Love it or hate it, American Idol is not the same show it was in years past. With the departure of Simon Cowell critics and fans dismissed the show as dead; how could it survive without its "heart"? But like modern day Dr. Frankensteins, Executive Producers Ken Warwick and Nigel Lythgoe pieced together all that was salvageable, added a pinch of J-Lo's booty and a dab of Steven Tyler's, well, everything, and voila! Lightning struck and out came a kinder, gentler monster that is the American Idol we watch every Wednesday and Thursday night.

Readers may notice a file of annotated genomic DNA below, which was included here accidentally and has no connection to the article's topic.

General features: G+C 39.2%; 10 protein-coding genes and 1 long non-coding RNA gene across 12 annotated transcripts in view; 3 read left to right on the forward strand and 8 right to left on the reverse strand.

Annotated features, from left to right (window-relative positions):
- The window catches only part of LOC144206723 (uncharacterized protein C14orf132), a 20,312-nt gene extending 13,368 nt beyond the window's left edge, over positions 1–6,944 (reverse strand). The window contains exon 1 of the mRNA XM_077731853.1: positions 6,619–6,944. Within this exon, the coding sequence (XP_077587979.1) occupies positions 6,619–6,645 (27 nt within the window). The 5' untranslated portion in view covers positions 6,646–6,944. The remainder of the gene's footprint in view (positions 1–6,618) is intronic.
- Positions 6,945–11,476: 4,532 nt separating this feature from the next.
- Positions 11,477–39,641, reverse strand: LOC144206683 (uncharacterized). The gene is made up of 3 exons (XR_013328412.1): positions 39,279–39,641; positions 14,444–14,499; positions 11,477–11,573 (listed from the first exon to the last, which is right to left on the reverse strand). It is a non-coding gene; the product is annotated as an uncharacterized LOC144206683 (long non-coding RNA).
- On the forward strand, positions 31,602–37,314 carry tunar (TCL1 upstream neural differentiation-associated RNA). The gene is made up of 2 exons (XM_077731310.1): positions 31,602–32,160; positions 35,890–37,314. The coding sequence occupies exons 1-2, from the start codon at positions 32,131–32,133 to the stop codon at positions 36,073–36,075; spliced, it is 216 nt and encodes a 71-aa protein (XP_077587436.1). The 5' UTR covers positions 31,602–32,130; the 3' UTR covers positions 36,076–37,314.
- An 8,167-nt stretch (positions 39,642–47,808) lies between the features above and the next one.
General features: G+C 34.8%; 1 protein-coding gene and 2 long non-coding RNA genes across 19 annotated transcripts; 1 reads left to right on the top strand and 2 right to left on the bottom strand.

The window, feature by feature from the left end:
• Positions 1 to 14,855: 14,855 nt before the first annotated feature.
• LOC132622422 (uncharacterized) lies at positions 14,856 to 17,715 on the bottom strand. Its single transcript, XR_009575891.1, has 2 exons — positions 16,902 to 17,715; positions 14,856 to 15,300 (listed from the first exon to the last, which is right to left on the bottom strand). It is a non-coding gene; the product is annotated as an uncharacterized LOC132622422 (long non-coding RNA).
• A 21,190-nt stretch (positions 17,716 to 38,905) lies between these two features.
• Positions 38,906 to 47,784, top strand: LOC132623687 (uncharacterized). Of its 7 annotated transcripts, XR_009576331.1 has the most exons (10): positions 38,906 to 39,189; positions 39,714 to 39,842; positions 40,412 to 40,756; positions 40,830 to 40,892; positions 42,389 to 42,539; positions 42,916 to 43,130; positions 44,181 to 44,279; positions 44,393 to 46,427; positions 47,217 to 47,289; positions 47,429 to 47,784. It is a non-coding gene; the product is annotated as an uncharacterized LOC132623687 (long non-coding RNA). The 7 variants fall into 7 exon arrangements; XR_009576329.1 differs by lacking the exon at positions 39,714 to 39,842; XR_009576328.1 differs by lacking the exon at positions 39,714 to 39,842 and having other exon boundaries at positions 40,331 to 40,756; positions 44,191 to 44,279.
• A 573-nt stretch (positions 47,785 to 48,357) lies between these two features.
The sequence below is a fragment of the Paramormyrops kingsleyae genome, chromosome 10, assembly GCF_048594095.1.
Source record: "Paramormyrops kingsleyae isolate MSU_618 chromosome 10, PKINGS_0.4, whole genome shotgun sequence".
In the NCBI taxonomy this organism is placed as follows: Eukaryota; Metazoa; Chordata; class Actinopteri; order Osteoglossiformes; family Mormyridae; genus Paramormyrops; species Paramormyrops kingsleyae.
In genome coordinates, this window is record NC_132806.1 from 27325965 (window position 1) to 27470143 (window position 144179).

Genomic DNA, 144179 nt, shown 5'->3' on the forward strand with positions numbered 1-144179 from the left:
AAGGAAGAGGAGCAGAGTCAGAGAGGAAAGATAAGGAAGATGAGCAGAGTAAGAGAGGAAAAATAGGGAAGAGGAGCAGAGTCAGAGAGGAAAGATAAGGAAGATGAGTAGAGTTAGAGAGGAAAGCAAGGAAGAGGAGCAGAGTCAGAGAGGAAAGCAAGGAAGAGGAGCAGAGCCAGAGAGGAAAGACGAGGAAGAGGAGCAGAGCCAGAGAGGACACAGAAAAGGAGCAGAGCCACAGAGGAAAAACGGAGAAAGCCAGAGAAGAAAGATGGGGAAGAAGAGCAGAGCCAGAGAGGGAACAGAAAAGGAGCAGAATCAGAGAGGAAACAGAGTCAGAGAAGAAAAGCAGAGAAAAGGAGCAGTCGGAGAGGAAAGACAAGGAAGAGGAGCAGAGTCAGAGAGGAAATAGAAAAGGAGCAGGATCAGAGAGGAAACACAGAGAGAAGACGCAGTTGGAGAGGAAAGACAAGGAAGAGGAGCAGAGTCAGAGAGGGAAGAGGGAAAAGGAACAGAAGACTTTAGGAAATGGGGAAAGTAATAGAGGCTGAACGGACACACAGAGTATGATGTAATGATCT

While the new Idol was born from necessity, it may very well be better than before. Just as America, battered by recession and unemployment, has awakened to the fact that bullying is bad, Idol’s resident bully has been replaced by far more nurturing figures who allow the contestants to stray from their comfort zones without fear of evisceration. This new panel is all performers (let’s not forget that Randy once wore spandex and played bass for Journey), and performers understand that we all mess up sometimes, and to punish risk-takers only leads to a legion of wannabe Celine Dions. Yes, while there are some fans who despise this new Idol and long for the old days, where aggressive humiliation was the norm, many of us are coming to the realization that this is what Idol should have been all along. Is it really so great to teach our kids that someone who commits an error deserves to be put in the stocks and have tomatoes hurled at them in front of friends, family, and 30 million other, casual observers? While the schadenfreude was delicious (and we relished in it from time to time, don’t deny it), it leaves a bitter aftertaste, and one that we can surely live without. In the words of Thumper, "if ya can't say somethin' nice, don't say nothin' at all."